“….they are selling research to your stakeholders. If researchers have a flag that came out last week, whatever it might be, then you need to be aware of this, that there is flag out there, because you are going to be asked about it by investors the following week,  and what you don’t want is to be caught flat-footed  and say ‘Let me get back to you, I was not aware of that issue.”


Q: Do you see ESG ratings ever being harmonized or becoming less burdensome, let’s say?

A: Edward Vallejo

“….eventually [ratings] may gravitate a little closer to each other than what we have today, and we have begun to see a little more harmonization….you see more and more ESG analysts coming in and taking a look at our company through a prism of enterprise risk management. A part of why you see Moody’s entering the ESG ratings business as well S&P, is they actually have a way to look at a company on a risk basis. I think that may be where the industry is heading right now.”


Q: For small companies, how can they add ESG programs that are financially viable for a small company and still be valuable to shareholders?

A: Edward Vallejo

“A sustainability program, if done correctly , is not going to cost you a lot in terms of incremental time and expense. The reason I say that is that it again gets back to a sustainability report, gets back to a materiality assessment, that ESG is particular to what you do – it’s how you integrate ESG on a daily basis. The things you do as a company on a daily basis, and you should be communicating that to investors anyway. You are almost halfway there anyway, so you just have to say that we don’t need to have an army of ESG goals, but the ones you have, integrate these with the guidance that you give to the market, and that will be very value-added to ESG investors.”


Closing Comment

Edward Vallejo

“Maintain communications with the board and senior management, as to the ever-changing landscape of what ESG is and how assets under management are changing. And then also share your journey with your investors. It needs to make sense to them – where you were before, where you are now, and where you are heading. If you show them that journey and why you’re doing what you’re doing, that is going to instill confidence in your  company and you’re halfway there.”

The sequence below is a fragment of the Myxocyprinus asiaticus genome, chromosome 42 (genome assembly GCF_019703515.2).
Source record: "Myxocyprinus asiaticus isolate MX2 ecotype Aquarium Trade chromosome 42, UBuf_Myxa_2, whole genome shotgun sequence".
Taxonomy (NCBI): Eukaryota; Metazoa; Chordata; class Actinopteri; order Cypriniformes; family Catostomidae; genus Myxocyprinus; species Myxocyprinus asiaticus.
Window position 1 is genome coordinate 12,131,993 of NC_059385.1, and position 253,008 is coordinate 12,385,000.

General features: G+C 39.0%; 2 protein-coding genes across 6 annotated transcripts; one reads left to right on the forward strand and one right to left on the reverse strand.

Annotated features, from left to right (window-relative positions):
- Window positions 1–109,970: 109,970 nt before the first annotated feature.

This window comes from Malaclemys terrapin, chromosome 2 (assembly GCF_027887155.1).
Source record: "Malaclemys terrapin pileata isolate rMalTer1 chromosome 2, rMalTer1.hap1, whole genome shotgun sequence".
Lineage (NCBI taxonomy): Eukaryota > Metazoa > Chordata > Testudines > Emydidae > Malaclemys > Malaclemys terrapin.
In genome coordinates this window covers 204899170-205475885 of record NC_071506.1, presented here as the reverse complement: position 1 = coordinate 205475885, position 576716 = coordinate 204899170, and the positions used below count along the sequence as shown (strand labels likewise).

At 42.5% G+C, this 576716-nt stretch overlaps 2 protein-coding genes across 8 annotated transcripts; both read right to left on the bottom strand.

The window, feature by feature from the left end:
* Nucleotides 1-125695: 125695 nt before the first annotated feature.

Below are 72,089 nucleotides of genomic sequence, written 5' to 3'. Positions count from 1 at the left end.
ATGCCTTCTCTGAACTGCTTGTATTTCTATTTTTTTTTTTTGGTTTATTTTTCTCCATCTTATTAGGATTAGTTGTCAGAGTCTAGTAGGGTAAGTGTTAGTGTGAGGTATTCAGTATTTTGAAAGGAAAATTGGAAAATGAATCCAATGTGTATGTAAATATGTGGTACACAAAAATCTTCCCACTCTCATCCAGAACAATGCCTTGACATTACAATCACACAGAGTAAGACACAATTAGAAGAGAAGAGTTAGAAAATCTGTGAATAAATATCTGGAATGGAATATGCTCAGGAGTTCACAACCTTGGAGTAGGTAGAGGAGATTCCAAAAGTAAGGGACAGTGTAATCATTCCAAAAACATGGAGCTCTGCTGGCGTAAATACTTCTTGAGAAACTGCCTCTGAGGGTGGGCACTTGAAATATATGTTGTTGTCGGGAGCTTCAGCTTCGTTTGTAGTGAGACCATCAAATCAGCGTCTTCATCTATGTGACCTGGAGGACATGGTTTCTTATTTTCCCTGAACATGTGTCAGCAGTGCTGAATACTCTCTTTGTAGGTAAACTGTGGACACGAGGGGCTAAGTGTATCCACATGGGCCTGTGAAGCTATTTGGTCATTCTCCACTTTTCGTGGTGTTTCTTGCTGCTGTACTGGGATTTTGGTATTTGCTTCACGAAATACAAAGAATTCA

Edward Vallejo

Edward Vallejo is Vice President of Investor Relations for American Water, a $21 billion utility company that is S&P’s highest ESG rated company in the US and the second highest globally. Ed has extensive experience in corporate finance, capital markets and investment banking, most recently serving as Vice President of Financial Strategy, Planning and Decision Support for American Water. He was hired as Vice President of Investor Relations in April 2006 to create a comprehensive investor relations program in preparation for the company’s initial public offering in April 2008. Prior to joining American Water, Ed served as Chief Financial Officer of Thames Water Chile, where he was responsible for all aspects of financial strategy, processes and operations. From 1999 to 2005, he held various positions of increasing responsibility at American Water, including Vice President of Mergers and Acquisitions and Treasurer. Ed began his career in the utilities sector in 1994 as an investment banker for PaineWebber, covering electric, gas and water companies, completing numerous equity, debt and M&A transactions. He holds a bachelor’s degree in economics from New York Institute of Technology and a master’s degree in business administration from New York University.

Ivan Peill

Ivan Peill is a Senior Director with InspIR Group and brings over 20 years of investors relations and 10 years of corporate communications experience to his client practice. He also co-leads the firm’s investor access practice and is a member of the ESG Integration practice area. Ivan joined InspIR from Stockholm-based Skanska AB, where he was a Vice President of Investor Relations responsible for the large- cap company’s financial communications and US investor relations.

Prior to Skanska, Ivan oversaw investor relations services for companies listed on the New York Stock Exchange. He also advised pre-IPO emerging market companies on investor relations, designed and managed educational programs for listed companies, and was the NYSE’s representative to the UN’s Sustainable Stock Exchange Initiative. As Executive Director in the ADR Group of JP Morgan’s Corporate and Investment Bank, Ivan led a global IR advisory team comprised on members in New York, London and Singapore. The team advised corporate clients on investor relations and financial communications strategy, investor marketing and IR best practices. Ivan also led the Group’s global marketing and corporate communications and authored the bank’s IR Best Practices Guide, among other publications.

Ivan began his career in the Latin America Group of Georgeson & Co.’s investor relations practice, which was acquired by Thomson Financial, where he advised the firm’s Europe-based clients. He holds an MBA with honors from Fordham University.